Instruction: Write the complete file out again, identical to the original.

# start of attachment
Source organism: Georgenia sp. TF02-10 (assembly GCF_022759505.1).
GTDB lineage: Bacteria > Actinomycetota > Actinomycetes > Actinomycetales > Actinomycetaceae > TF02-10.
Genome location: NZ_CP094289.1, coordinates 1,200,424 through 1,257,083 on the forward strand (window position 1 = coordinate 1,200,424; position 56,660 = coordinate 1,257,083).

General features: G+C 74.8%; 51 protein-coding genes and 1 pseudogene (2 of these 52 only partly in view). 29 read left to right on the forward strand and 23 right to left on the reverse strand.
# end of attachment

Source organism: Georgenia sp. TF02-10 (assembly GCF_022759505.1).
GTDB lineage: Bacteria > Actinomycetota > Actinomycetes > Actinomycetales > Actinomycetaceae > TF02-10.
Genome location: NZ_CP094289.1, coordinates 1,200,424 through 1,257,083 on the forward strand (window position 1 = coordinate 1,200,424; position 56,660 = coordinate 1,257,083).

General features: G+C 74.8%; 51 protein-coding genes and 1 pseudogene (2 of these 52 only partly in view). 29 read left to right on the forward strand and 23 right to left on the reverse strand.